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a cow house
29 sep 1998
the american society of heating, refrigerating, and air-conditioning
engineers 1993 handbook of fundamentals (ashrae hof) says a 1,000 pound
dairy cow stanchioned in an 80 f enclosed stable generates about 3,000
btu per hour (880 watts) of heat. they say "the ideal environment for
holstein cattle should not exceed 75 f. jerseys are somewhat more heat
tolerant, and their limit can be 80f..."

some swiss farmers live on second floors of houses with cows on the
first floor, and the cows help heat the houses. how much insulation
would we need for a 1,000 ft^2 house to stay warm in philadelphia in
january, if we kept 8 jersey cows on the first floor?

say the house is 32 feet square, with 100 ft^2 of us r3 windows and
an r40 ceiling and an air infiltration rate of 0.25 air changes (house
volumes) per hour, with zero internal heat in the form of electrical
energy consumption, and walls with an r-value of rv. the house has a
thermal conductance of about 100ft^2/r3 = 33 btu/h-f for the windows,
1024ft^2/r40 = 26 for the ceiling, 0.25x1024x16/55 = 74 for air leaks,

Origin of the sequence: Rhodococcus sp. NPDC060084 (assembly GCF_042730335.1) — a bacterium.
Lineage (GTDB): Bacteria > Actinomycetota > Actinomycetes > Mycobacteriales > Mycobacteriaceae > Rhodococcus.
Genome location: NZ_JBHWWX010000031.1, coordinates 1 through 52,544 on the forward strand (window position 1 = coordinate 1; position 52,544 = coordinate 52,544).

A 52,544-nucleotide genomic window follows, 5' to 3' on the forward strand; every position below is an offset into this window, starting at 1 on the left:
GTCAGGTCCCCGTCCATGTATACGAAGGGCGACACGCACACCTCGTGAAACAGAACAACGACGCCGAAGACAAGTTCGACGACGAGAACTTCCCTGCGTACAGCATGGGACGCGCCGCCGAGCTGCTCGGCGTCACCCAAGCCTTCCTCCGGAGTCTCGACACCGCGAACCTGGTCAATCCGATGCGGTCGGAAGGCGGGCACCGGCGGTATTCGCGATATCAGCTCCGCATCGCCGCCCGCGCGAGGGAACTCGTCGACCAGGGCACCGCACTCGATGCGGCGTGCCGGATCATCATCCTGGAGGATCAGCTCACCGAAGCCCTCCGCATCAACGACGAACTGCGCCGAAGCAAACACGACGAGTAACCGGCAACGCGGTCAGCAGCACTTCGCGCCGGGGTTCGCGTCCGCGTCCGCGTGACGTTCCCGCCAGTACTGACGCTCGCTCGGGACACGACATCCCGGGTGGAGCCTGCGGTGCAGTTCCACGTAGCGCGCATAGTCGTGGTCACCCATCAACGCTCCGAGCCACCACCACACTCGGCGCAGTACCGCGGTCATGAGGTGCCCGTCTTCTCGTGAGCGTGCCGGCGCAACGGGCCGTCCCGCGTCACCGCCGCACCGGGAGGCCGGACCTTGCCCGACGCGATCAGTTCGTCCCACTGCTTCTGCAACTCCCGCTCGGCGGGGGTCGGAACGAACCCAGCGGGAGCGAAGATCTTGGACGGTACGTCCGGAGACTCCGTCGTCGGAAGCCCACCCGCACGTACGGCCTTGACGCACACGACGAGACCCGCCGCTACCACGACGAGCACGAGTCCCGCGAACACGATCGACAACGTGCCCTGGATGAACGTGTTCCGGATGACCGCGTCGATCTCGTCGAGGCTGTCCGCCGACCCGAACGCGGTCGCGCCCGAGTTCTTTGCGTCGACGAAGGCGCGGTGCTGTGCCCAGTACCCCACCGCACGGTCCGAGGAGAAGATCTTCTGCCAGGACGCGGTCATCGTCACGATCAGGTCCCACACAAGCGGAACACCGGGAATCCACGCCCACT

and (128x16-100)/rv for the walls. on a -10 f day, the heat gain
24k btu/h = (70f-(-10f))(133+(2048-100)/rv), so rv = 11.7. we might
use r13 insulation.

the first floor ceiling might have r2 insulation and a vapor barrier for
noise and odor control, and we might heat the second floor living space
with an air-air plastic film heat exchanger hanging down from the first
floor ceiling, with barn air outside the film and house air inside, using
a a small fan or natural convection. if it's 80 f on the first floor and
70 f on the second floor when it's -10 f outdoors, and the second floor
needs (70f-(-10f))(33+26+37+(1024-100)/r13) = 13.4k btu/h, and the first
floor ceiling transmits (80f-70f)1024ft^2/r2 = 5.1k btu/h, that leaves
8.3k btu/h for the heat exchanger. if the slowly-moving air films near
the plastic each have an r-value of 2/3, for a combined resistance of
1.5 ft^2-f-h/btu, we need 8.3k = 10fxa/r1.5, ie a heat exchange area
a = 1,245 ft^2, eg 3 plastic film pockets 32' long x 3" wide x 6.5' tall 
hanging over a watering trough.

a compost bin might provide additional heat and moisture vapor. on
warmer days, the first floor might be vented to remove excess water
vapor, or the water might be recycled using the air-air heat exchanger
as a condensor with outdoor air on the house side. an air-conditioner
might cool the basement while making hot water for the house...


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